Learned from John Cage, Hermann Hesse and the Other

No. 1, Jackson Pollock, 1948

[No. 1, Jackson Pollock, 1948]

Learned from John Cage, Hermann Hesse and the Other

There is now no shedding it.

It is in you. In me.

Shifting, glowing, humming

like the core of a neon light. Or uranium.

And lime will break you, then me,

or me, then you,

down to gray-white powder.

Or fire will shatter me, then you, or you, then me,

to carbon, ash. Either way.

Either way we’ll have another life.

In dust. Settling on top of a wooden radio,

or a fine novel, among other fine novels, aligned on an oak shelf,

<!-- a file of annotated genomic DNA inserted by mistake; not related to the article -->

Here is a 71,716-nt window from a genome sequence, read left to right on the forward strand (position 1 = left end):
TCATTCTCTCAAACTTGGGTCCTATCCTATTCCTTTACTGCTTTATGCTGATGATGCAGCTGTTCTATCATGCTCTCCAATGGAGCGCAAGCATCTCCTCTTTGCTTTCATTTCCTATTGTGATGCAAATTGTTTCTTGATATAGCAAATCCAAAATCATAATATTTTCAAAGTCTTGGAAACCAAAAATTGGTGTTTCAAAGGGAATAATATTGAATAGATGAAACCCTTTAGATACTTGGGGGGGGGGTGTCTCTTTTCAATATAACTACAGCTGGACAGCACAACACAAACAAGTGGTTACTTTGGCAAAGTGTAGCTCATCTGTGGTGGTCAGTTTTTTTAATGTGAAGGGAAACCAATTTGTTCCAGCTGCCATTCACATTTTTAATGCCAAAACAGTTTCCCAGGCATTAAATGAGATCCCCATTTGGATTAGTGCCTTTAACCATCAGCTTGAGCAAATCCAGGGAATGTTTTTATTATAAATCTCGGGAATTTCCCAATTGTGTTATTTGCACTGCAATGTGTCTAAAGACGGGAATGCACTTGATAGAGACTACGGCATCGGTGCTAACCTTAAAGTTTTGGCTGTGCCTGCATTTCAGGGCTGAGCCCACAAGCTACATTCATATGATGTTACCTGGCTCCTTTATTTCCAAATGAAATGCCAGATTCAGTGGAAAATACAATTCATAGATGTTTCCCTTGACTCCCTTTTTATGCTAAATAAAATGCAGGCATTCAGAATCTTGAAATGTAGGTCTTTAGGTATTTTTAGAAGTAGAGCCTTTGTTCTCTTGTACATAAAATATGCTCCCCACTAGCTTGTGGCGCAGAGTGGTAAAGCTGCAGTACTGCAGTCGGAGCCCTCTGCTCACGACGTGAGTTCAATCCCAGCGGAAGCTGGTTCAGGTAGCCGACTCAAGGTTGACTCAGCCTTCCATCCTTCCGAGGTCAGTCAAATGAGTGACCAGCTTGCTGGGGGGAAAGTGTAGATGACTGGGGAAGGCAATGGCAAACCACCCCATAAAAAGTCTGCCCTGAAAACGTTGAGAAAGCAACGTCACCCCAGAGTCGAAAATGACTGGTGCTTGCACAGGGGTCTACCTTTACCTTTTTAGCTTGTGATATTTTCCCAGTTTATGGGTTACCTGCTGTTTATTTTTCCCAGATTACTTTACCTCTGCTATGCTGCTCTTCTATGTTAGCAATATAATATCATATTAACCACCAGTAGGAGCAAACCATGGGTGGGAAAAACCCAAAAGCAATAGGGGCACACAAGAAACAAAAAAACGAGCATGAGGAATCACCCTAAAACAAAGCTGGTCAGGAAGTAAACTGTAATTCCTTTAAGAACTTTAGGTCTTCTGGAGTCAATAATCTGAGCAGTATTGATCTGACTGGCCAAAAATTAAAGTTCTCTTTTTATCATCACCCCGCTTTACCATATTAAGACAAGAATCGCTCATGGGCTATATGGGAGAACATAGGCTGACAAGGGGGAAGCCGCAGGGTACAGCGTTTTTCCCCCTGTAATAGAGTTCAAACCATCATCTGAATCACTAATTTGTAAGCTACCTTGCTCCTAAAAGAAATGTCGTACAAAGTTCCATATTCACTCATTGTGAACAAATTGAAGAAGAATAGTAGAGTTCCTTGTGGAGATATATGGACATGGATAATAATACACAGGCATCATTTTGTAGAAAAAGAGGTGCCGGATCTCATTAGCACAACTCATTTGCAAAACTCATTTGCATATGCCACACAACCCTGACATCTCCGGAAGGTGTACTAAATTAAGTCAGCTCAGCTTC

drawing others to fur there.

We’ll keep accommodating, shifting and fitting to each other–

it is our nature to accommodate, shift and fit–

graciously, now, no thought to my territory or his,

or yours.

We’ll have reached a higher place

atop the radio or novel,

in our dustiness.

We don’t complain.

We accept things now, we watch new

dust approach daily. We do not like them.

We do not dislike the. We let them fall

on us. We give in. We surrender to each speck.

Moment after moment our utopian collective

reconfigures. We know each other, we see

with our whole beings. We press our presences

into each other. We glow with vibrant life.

Our relationships burn with being.



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